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The Working Sheepdog Website
Kings Green Farm, Wichenford,
Worcester. WR6 6YS UK.


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4 Replies to “Contact us”

  1. Should a young 11 month bitch border collie ever be hit [4 times on head in lie down position] after it appeared to be heading into a pack of nervous fragile sheep in a square pen?

    1. The only time I would condone hitting a dog during training would be if the dog was physically attacking the sheep and harming them. In other words, if hitting the dog was the only way to keep it away from the sheep and protect them. To find out how we train our dogs to work sheep and other stock, why not subscribe to our Online Sheepdog Training Tutorials?

  2. I have a question not so much a comment. I have a 4 year old BC and he likes to do everything 100% quickly. When I work him on our very small flock of sheep he is so fast that he startles the sheep. This could also be the sheep breed by reacting quickly. I have tried slowing him down by giving him a long drawn out command, and also stopping him which is a lie-down. I don’t particularly like the lie-down as he is popping up and down as I give the come bye or away to me. Any suggestions would be appreciated.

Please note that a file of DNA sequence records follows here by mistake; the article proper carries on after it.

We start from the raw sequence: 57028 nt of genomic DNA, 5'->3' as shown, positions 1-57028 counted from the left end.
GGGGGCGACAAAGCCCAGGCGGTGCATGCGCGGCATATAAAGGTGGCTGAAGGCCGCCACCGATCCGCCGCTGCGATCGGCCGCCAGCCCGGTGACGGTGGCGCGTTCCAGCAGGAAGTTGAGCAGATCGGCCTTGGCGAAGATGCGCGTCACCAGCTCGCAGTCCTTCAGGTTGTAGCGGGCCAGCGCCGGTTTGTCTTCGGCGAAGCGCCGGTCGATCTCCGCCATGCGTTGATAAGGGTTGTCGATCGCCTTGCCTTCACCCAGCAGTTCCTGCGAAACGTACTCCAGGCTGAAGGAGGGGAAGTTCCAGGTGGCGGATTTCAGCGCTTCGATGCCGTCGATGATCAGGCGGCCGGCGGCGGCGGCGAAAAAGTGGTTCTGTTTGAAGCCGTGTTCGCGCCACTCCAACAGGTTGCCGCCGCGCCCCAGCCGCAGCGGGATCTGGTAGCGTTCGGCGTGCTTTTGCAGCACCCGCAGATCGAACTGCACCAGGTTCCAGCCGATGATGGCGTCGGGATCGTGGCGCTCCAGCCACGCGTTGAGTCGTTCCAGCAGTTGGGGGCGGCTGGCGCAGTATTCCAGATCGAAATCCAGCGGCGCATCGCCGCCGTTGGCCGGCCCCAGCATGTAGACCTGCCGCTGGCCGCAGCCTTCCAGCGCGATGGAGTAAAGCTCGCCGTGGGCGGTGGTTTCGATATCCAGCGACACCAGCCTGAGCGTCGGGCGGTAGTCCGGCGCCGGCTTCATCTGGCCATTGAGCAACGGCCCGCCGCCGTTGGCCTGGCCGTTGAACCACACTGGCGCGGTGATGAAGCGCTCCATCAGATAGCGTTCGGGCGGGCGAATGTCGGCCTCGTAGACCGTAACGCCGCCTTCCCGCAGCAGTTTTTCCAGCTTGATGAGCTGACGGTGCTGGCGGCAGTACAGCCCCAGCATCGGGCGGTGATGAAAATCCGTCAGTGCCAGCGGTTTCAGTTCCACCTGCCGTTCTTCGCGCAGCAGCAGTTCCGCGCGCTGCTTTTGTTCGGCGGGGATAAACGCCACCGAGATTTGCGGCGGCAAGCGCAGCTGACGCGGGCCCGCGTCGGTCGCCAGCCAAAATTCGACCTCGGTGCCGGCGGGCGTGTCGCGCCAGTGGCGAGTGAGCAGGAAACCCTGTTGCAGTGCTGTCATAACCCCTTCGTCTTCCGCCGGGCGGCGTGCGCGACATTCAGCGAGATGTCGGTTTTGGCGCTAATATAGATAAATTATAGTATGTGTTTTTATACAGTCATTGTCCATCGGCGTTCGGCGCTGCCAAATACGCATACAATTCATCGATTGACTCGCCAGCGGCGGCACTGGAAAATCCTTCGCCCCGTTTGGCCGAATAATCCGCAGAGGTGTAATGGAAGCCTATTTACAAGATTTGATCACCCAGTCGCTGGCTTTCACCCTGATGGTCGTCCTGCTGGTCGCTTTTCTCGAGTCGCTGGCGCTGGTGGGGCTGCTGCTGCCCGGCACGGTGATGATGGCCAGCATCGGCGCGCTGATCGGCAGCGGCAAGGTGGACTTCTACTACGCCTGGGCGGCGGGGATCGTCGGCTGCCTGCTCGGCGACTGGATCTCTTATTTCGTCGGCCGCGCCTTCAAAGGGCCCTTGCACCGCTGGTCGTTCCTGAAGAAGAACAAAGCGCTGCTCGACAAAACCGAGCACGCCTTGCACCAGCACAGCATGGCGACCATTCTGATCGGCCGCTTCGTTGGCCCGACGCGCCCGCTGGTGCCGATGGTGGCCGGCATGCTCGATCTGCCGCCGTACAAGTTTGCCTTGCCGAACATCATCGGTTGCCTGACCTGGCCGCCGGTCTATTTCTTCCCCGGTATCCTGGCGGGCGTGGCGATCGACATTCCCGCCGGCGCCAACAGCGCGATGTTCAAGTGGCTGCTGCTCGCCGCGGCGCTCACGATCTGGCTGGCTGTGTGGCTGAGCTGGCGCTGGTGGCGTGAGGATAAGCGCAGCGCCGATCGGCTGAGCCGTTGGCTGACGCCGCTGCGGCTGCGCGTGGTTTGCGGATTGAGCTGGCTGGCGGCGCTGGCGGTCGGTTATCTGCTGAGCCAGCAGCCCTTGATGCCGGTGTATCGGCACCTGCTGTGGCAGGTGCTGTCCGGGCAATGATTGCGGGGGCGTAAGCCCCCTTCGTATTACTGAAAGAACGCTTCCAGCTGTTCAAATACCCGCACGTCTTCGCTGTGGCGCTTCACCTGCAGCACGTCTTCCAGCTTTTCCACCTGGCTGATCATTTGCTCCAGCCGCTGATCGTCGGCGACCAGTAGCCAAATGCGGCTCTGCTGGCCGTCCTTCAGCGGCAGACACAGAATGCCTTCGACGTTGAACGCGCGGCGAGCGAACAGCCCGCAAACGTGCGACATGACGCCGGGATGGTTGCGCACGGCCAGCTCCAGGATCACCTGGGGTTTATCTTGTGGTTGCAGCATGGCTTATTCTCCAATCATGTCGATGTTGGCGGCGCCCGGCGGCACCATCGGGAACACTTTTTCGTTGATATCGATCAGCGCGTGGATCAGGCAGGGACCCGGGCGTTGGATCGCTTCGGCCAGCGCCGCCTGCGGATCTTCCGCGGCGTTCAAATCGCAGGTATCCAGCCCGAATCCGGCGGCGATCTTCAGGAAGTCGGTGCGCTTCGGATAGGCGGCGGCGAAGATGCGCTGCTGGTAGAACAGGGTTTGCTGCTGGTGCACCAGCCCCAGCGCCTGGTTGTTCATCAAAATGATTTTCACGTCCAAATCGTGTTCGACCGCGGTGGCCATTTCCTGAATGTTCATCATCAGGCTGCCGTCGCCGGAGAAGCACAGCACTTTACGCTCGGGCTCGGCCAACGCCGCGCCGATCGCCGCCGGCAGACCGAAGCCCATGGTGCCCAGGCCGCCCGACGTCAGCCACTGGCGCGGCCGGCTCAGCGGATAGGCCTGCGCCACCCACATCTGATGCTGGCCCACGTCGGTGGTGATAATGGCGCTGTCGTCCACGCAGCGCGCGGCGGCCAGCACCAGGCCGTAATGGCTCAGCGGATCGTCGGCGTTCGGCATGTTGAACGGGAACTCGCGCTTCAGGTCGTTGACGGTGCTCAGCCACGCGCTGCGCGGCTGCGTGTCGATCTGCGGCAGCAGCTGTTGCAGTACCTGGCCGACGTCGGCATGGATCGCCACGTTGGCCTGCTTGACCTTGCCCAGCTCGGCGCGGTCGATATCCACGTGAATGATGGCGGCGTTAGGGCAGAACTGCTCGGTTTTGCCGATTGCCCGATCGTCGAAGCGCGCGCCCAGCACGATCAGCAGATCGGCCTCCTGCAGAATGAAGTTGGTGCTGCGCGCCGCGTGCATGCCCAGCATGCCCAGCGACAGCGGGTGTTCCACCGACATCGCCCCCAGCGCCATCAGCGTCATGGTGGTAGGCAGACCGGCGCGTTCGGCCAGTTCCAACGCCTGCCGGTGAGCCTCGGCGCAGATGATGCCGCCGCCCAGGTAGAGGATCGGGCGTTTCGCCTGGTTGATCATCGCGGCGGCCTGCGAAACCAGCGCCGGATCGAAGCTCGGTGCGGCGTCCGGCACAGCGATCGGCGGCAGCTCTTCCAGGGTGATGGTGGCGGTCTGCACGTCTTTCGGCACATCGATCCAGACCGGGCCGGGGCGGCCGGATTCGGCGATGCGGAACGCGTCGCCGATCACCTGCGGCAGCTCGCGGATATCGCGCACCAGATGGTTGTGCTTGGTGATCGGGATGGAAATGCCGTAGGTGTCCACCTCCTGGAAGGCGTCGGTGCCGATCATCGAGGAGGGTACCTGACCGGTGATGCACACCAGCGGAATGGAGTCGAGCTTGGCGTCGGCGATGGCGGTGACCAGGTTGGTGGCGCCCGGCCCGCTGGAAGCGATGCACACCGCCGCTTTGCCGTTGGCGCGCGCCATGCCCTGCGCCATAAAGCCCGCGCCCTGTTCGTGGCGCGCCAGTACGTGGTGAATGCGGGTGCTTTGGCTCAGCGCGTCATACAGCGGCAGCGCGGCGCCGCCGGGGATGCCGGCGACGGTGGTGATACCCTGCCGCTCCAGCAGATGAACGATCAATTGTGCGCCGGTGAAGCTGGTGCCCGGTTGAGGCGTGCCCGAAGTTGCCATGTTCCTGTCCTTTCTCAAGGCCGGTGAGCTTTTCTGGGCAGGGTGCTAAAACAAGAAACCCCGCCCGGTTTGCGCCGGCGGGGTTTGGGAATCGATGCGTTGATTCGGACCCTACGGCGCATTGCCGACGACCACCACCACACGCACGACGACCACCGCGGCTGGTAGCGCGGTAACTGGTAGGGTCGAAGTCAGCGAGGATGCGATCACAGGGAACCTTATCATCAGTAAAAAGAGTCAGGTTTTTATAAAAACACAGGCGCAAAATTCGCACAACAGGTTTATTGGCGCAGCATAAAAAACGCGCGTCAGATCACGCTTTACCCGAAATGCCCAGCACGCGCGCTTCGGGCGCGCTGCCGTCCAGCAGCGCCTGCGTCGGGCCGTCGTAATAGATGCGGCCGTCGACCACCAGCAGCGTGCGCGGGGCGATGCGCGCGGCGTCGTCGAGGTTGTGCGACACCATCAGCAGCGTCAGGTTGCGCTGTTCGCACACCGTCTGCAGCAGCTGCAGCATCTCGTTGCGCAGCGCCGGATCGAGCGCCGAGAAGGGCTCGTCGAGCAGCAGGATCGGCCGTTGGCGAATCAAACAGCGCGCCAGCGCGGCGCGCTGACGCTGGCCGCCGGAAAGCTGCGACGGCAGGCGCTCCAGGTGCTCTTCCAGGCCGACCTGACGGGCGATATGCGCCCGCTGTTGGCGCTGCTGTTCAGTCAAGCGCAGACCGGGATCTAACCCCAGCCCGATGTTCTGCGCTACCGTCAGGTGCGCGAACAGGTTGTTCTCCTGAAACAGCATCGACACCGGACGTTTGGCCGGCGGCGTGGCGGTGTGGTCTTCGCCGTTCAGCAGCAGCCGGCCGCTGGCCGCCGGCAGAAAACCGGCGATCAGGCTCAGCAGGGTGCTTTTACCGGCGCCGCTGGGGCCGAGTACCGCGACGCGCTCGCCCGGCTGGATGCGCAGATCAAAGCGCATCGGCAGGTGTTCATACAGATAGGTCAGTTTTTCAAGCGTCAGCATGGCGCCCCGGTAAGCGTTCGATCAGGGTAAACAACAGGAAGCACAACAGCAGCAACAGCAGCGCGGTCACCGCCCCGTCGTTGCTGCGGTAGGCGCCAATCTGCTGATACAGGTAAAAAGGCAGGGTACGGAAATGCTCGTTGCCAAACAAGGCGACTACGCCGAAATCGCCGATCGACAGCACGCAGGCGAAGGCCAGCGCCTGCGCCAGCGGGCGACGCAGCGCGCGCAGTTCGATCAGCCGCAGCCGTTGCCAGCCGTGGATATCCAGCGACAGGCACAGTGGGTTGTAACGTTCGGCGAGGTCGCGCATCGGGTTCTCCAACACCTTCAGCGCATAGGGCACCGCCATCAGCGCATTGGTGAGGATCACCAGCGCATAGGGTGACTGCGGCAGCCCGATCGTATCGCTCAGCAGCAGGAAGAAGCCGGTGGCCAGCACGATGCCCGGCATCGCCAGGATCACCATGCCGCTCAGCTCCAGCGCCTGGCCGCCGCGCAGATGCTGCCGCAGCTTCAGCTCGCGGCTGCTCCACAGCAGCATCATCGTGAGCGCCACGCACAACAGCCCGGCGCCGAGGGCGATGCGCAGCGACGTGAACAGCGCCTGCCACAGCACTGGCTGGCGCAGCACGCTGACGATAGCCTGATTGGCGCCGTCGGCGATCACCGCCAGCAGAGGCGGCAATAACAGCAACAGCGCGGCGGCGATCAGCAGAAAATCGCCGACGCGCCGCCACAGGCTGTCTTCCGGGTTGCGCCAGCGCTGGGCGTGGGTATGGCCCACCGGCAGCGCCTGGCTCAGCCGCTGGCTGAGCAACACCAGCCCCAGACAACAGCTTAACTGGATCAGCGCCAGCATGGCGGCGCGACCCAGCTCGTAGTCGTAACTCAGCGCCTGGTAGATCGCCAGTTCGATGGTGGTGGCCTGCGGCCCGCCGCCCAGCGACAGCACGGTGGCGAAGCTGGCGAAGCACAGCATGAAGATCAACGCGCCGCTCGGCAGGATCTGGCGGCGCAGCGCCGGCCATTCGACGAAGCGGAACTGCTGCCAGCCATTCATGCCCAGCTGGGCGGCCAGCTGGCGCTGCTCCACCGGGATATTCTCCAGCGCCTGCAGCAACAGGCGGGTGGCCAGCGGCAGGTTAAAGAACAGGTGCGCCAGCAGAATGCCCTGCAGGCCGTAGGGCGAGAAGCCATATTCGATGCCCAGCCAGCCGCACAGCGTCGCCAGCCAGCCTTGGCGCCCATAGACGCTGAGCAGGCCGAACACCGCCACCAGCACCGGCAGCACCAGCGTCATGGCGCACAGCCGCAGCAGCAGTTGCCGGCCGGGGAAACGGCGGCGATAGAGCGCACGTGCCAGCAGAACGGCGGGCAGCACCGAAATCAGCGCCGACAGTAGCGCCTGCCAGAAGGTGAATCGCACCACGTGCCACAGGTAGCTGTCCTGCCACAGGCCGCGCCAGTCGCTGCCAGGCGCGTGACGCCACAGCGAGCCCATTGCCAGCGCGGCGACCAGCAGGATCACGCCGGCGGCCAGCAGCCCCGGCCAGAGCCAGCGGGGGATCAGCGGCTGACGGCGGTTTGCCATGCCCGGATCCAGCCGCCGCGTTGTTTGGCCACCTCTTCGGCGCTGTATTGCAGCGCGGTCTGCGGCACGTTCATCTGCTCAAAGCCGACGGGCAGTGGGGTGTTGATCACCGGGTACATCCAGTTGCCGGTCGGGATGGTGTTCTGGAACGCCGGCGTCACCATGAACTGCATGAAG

1. The dog simply needs training, Hope. The majority of keen Border collies are like your dog when they begin working with sheep.
      I thoroughly recommend you watch “Backwards is the Way Forward” and train your dog to do this properly. If you have the resolve to insist he brings the sheep up to you at the same pace that YOU choose to walk backwards, and at the distance that you choose, it will transform him. He will learn to creep forward steadily, and he will learn that whatever distance you keep him back off the sheep is the correct working distance.
      I can’t promise it will be easy with such a strong willed dog, but it will be well worth it in the end.
      When you say you don’t like “Lie down” because he’s popping up and down, do you mean he actually lies on the floor when you give the “Lie down” command? If so, I suggest you encourage him to stay up on his feet. You can do this at the same time that you’re practising “walking backwards”. It would be worth watching “Sticky dogs” too!

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